Polycystic kidney disease (PKD) is a common genetic human disease which is associated with a high morbidity and mortality. Autosomal dominant PKD (ADPKD) affects approximately 1: 1,000 people while autosomal recessive PKD (ARPKD) affects approximately 1: 20,000 five births. Approximately 50% of patients with ADPKD develop end-stage renal disease (ESRD) by the sixth decade of life while most infants with ARPKD that survive beyond the perinatal period develop chronic renal failure by early adolescence. In PKD cyst growth and expansion destroys normal renal parenchyma and leads to renal failure. In ADPKD, cysts, which can arise from any tubular segment, """"""""bud"""""""" off from the nephron and no longer communicate with the tubule from which they originate. In contrast, cysts in ARPKD are actually ectatic dilated collecting ducts which remain contiguous with the remaining nephron, allowing for urine to continue to flow through the dilated collecting system. Evidence from experimental ADPKD models and human disease suggests that cyst formation and expansion arise, at least in part, from transepithelial solute and fluid secretion. In contrast to the latter observation we have recently reported that ARPKD cyst lining epithelium, at least early in disease, is a Na absorptive epithelium. The rate limiting step in transepithelial Na absorption lies at the level of the apical epithelial Na channel (ENaC) and the steady state levels of the alpha and beta subunits of this channel are highly expressed in ARPKD cells. Based on these results we hypothesize that ARPKD is associated with upregulated Na absorption, presumably mediated by ENaC, which we speculate contributes to the early onset of hypertension. This hypothesis will be explored by answering the following specific aims and using a combination of molecular, electrophysiologic, and functional techniques: SAI: To identify the mechanism or pathway for Na absorption in ARPKD cystic epithelium. SA II: To identify those factors that regulate the avid Na absorption seen in ARPKD cyst lining epithelial cells.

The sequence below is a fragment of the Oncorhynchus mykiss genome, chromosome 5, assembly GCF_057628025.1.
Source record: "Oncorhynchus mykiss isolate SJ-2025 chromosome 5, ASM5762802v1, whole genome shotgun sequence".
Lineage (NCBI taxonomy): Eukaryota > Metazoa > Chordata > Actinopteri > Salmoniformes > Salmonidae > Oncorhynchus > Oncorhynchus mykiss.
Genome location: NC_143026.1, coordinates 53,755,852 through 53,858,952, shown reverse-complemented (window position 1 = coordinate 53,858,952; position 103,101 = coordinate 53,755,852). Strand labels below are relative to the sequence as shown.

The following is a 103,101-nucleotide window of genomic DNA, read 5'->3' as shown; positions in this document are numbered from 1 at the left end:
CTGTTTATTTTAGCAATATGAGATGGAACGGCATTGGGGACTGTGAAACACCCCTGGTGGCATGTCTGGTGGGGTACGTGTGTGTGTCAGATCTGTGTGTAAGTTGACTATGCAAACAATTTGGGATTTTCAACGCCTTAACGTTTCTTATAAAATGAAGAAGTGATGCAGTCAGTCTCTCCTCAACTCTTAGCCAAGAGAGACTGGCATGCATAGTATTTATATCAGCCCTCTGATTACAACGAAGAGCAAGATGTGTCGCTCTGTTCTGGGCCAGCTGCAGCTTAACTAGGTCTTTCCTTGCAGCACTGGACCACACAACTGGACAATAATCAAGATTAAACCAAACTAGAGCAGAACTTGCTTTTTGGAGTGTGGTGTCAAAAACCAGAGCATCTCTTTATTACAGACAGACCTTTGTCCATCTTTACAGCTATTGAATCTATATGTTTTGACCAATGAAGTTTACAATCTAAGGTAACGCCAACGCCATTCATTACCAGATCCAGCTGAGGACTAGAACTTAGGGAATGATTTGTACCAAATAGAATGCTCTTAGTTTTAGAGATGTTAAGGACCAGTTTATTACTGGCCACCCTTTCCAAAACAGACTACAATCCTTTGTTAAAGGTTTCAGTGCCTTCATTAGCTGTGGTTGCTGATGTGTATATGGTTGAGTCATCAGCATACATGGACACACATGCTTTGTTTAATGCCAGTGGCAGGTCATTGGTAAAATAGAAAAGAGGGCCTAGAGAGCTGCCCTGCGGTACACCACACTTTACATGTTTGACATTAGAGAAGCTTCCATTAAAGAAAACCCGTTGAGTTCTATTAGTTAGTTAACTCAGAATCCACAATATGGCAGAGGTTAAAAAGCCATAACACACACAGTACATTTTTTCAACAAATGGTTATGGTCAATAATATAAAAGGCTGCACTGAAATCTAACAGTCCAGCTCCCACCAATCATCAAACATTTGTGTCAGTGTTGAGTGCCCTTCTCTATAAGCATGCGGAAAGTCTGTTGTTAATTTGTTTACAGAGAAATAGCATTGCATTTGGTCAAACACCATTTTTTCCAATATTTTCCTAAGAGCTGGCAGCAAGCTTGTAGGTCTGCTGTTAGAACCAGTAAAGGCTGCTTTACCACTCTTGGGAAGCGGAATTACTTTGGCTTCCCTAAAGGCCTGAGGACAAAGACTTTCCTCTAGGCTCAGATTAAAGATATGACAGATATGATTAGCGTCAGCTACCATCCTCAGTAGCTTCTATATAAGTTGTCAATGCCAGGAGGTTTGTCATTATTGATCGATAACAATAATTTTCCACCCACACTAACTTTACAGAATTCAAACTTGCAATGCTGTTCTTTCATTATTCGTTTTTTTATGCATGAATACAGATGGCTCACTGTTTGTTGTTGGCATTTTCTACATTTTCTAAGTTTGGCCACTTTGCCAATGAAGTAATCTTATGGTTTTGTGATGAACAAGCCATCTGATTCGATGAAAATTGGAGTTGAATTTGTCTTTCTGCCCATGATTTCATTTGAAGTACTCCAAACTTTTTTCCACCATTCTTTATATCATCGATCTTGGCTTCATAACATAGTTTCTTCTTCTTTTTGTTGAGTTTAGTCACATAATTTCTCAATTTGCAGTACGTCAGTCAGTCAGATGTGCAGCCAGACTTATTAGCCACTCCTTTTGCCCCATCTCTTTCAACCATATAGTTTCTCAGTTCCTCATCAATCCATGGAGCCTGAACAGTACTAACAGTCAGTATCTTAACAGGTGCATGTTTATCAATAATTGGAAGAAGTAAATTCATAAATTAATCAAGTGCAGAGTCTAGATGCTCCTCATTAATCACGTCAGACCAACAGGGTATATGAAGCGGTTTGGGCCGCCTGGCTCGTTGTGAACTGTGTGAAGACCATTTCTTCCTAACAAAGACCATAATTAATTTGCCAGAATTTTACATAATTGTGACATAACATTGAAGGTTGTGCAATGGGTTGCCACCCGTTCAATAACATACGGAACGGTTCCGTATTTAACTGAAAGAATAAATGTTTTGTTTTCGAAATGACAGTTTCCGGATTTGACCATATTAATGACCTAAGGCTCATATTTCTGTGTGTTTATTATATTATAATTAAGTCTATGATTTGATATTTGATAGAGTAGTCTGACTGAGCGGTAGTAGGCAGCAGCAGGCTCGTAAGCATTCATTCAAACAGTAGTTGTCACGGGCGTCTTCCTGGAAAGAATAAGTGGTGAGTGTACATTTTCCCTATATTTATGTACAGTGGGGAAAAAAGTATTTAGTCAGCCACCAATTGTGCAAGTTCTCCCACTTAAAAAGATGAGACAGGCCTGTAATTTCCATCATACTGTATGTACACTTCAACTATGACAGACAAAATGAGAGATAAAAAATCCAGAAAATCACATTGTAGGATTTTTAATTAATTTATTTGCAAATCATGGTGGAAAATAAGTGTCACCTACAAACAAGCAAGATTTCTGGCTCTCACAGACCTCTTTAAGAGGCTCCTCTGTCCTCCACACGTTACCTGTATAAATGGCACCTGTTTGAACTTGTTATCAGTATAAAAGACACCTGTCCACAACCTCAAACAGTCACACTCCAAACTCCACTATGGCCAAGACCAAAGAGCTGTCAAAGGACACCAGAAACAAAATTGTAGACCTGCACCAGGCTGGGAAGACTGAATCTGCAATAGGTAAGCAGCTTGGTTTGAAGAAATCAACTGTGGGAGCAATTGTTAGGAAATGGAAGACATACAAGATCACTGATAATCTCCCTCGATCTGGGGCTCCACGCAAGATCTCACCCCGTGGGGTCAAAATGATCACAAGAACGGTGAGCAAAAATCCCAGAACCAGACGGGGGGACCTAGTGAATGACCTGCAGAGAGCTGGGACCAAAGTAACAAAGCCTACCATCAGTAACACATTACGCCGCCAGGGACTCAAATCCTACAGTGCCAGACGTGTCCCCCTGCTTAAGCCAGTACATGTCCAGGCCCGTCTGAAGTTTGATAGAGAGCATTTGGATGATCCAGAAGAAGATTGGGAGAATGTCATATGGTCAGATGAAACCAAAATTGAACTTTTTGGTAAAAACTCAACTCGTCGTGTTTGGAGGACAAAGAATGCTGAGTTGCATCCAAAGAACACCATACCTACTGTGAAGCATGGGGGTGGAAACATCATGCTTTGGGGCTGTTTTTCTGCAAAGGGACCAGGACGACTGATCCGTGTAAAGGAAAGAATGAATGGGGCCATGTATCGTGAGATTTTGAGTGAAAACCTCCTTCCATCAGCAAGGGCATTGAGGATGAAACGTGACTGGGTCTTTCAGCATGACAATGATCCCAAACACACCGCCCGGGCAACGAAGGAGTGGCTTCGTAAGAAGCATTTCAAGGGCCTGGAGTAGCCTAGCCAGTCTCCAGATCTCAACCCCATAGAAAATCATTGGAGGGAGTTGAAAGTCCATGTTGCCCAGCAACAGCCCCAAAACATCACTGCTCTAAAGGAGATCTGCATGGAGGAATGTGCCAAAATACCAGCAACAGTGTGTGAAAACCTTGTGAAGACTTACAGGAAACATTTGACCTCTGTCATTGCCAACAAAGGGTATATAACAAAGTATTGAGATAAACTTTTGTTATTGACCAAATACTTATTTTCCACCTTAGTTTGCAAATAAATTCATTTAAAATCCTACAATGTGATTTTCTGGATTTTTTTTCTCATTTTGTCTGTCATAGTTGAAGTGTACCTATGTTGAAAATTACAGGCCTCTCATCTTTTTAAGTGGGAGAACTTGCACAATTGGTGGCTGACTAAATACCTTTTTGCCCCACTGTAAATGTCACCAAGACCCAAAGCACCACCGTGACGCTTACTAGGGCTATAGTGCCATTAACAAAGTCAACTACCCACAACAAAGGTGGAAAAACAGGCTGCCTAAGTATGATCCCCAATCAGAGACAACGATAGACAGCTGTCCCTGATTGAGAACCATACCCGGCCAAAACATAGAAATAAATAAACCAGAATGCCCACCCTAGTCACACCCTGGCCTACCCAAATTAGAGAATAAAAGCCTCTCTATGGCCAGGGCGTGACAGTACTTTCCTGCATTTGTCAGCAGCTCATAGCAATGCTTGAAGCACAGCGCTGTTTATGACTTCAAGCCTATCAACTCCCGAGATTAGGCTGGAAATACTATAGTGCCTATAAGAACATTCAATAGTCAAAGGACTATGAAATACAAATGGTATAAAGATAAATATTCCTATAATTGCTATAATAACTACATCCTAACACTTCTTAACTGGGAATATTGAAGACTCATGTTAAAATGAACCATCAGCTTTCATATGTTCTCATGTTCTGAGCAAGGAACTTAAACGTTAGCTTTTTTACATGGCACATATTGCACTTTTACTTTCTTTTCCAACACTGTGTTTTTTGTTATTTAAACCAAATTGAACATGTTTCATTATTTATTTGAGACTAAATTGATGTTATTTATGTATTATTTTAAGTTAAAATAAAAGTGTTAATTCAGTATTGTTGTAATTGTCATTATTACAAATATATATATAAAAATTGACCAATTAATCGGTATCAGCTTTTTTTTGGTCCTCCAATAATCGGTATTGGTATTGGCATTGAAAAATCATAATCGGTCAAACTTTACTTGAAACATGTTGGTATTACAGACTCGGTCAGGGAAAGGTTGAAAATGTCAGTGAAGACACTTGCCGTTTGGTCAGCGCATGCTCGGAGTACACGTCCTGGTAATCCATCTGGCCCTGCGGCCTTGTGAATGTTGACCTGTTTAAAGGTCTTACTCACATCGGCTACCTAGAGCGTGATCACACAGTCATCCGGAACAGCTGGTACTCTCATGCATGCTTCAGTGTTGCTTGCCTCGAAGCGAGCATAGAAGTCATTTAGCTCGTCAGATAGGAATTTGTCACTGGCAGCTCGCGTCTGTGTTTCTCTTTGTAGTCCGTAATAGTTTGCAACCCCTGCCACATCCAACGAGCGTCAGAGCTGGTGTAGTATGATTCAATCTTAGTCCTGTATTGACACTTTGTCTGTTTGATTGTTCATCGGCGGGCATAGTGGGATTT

National Institute of Health (NIH)
National Institute of Diabetes and Digestive and Kidney Diseases (NIDDK)
Clinical Investigator Award (CIA) (K08)
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Diabetes, Endocrinology and Metabolic Diseases B Subcommittee (DDK)
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Rankin, Tracy L
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Mount Sinai School of Medicine
Internal Medicine/Medicine
Schools of Medicine
New York
United States
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